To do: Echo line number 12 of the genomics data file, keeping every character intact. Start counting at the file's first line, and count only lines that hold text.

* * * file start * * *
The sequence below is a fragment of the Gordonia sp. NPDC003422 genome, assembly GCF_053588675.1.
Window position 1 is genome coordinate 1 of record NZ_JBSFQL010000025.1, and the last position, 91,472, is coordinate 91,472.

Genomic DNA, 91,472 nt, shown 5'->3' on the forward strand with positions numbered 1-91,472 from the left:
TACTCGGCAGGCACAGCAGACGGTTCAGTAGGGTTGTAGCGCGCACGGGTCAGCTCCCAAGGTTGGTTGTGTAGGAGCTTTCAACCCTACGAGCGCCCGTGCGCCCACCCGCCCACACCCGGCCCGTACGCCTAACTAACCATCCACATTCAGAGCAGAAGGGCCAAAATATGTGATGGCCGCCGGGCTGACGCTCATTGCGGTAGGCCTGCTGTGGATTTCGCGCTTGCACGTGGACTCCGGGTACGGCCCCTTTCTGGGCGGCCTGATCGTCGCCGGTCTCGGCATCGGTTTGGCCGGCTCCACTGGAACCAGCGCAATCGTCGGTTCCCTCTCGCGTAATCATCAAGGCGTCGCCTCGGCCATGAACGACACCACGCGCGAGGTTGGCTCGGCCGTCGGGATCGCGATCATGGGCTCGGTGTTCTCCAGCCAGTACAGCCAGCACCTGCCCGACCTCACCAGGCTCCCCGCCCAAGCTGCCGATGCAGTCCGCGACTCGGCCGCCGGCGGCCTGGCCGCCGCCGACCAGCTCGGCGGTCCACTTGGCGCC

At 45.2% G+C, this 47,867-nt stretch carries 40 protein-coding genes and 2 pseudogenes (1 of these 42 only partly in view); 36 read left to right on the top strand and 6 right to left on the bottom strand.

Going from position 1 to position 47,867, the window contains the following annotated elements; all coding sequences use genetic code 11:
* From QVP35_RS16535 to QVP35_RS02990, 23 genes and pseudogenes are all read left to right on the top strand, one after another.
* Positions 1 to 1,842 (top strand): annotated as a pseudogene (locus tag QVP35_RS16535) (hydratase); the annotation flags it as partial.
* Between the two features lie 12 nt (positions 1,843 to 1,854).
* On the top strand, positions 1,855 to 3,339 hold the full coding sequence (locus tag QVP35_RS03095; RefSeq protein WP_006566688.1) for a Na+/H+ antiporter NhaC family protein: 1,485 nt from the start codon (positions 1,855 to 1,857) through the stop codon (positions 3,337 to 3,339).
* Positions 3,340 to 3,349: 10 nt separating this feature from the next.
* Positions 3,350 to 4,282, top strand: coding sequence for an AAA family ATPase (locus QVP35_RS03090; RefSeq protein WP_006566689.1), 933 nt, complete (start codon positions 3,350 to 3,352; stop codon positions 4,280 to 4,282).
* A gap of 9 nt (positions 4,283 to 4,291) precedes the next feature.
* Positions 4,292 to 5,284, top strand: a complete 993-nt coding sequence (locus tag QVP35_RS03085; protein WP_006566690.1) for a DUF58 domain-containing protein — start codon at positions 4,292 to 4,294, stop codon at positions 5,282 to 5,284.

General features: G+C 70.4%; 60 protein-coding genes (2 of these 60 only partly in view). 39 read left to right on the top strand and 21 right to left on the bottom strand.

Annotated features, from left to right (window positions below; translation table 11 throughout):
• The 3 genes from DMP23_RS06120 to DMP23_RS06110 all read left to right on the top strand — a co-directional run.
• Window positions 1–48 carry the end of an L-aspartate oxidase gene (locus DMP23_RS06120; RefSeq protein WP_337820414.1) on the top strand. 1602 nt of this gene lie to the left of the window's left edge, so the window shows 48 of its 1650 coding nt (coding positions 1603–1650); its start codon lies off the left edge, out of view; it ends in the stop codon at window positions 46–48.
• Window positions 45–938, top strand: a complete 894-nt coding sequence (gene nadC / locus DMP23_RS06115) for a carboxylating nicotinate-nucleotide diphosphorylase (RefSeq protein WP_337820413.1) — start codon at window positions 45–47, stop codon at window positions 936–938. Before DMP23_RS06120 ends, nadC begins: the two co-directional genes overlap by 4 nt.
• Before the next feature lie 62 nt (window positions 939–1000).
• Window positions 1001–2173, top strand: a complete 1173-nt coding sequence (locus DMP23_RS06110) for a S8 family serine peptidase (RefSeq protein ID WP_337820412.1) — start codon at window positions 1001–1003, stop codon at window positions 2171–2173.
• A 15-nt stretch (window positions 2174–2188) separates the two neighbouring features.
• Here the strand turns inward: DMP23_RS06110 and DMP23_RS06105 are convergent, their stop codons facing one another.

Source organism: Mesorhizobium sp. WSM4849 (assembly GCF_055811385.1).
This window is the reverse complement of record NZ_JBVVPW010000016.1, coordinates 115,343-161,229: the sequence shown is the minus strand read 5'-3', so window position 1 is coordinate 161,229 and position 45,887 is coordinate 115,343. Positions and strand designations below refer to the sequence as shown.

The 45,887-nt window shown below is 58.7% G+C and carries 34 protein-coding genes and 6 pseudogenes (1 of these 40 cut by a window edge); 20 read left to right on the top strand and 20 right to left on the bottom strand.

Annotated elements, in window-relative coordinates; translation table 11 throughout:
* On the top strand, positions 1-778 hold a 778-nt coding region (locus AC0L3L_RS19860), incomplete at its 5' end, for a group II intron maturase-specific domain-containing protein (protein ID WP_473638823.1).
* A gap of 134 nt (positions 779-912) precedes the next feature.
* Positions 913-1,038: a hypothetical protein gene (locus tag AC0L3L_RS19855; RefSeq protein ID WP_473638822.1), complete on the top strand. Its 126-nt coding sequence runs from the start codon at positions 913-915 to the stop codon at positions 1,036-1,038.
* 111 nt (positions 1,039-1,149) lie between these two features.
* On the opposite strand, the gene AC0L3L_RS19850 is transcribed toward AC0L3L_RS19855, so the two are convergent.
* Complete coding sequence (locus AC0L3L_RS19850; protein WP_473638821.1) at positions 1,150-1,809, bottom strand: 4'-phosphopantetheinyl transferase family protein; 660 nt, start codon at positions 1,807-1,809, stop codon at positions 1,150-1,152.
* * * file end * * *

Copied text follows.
* Positions 3,350 to 4,282, top strand: coding sequence for an AAA family ATPase (locus QVP35_RS03090; RefSeq protein WP_006566689.1), 933 nt, complete (start codon positions 3,350 to 3,352; stop codon positions 4,280 to 4,282).